Talbot Co violated open meetings law in vote to retain Confederate statue
May 9, 2016
BREAKING: Closed-Door Decision on "Talbot Boys" Confederate Monument Ruled a Violation of Maryland Open Meetings Law
Contact: Meredith Curtis, firstname.lastname@example.org, 443-310-9946
Richard Potter, email@example.com, 202-750-0547
EASTON, MD - The Talbot County Council violated Maryland's Open Meetings Act when it held closed-door sessions to discuss and vote upon an NAACP request to remove the "Talbot Boys" Confederate monument from the courthouse lawn in Easton. That is the legal ruling from the Maryland Open Meetings Compliance Board, in response to a February 2016 complaint filed by the American Civil Liberties Union (ACLU) of Maryland and the Talbot County Branch of the NAACP (NAACP) asking the Board to declare the county's actions illegal.
"We are elated by the opinion from the Opening Meeting Compliance Board in recognizing that our elected county officials have an obligation to conduct all business openly in front of its constituent base. We will now wait to see how the council plans to rectify this violation," said Richard Potter, Talbot NAACP President.
The "Talbot Boys" monument, erected in 1916, celebrates soldiers from Talbot County who fought for the Confederacy against the United States during the Civil War. Although many more Talbot men fought for the Union, Talbot County leaders of the day refused to memorialize Union soldiers from the community, electing instead to honor only those who died for the Confederacy. The statue depicts a Confederate soldier with a Confederate battle flag draped across his back, and bears the caption "To the Talbot Boys, 1861-1865, C.S.A."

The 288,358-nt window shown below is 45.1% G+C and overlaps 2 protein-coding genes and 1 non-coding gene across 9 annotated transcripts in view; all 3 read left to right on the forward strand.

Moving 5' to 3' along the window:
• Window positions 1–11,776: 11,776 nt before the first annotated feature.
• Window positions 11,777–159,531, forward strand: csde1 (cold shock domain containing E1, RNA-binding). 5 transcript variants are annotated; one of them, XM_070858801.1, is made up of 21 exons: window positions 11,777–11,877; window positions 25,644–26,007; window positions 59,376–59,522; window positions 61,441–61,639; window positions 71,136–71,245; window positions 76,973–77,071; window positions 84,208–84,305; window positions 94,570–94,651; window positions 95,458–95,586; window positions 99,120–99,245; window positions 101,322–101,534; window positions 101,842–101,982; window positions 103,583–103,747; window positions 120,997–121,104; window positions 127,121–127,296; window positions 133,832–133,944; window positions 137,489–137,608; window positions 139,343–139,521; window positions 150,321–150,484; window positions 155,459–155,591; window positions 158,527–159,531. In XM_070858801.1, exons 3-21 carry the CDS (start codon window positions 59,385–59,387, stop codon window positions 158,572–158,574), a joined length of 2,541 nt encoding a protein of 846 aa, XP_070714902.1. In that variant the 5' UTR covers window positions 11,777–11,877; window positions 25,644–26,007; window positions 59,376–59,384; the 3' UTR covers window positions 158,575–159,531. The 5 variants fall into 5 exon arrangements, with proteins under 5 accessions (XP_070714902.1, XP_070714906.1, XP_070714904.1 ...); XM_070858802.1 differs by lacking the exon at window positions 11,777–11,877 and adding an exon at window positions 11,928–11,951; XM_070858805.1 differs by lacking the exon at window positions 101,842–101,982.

Many African Americans consider the statue an affront to their humanity - a symbol of racism and injustice at the one place in the community meant to be dedicated to serving justice for all, the County Courthouse. On this basis, the Talbot NAACP last July asked the County to consider moving the statue to an alternative location dedicated to historic preservation rather than justice.
While the process undertaken by the County began in an open fashion, with the Council meeting the NAACP to hear its proposal and inviting community residents to attend public forums to air their opinions, "it shifted dramatically when it came the Council's turn to debate and vote upon removal or retention of the Talbot Boys statue," the Complaint alleged. "When Council members themselves were called upon to discuss the matter and vote, they flouted all principles of openness, deciding in secret to retain the monument, and subsequently providing no minutes of these closed discussions."
"We are so pleased that the Open Meetings Compliance Board recognized the significant policy-making implications of the Talbot County Council's decision on this core racial justice issue, and has told the County, in no uncertain terms, that the people have a right to demand that their elected officials conduct the public's business in public," said Deborah Jeon, ACLU Legal Director.
When questioned last winter about the process the County followed in reaching decision to retain the monument, the County Attorney dismissed the NAACP challenge as "frivolous", and claimed the decision about the monument was nothing more than a "routine administrative matter" exempt from the coverage of the Open Meetings Act.
The Open Meetings Compliance Board disagreed. Options now available to the County include reconsidering its decision with public notice and participation, or facing a court challenge over the matter.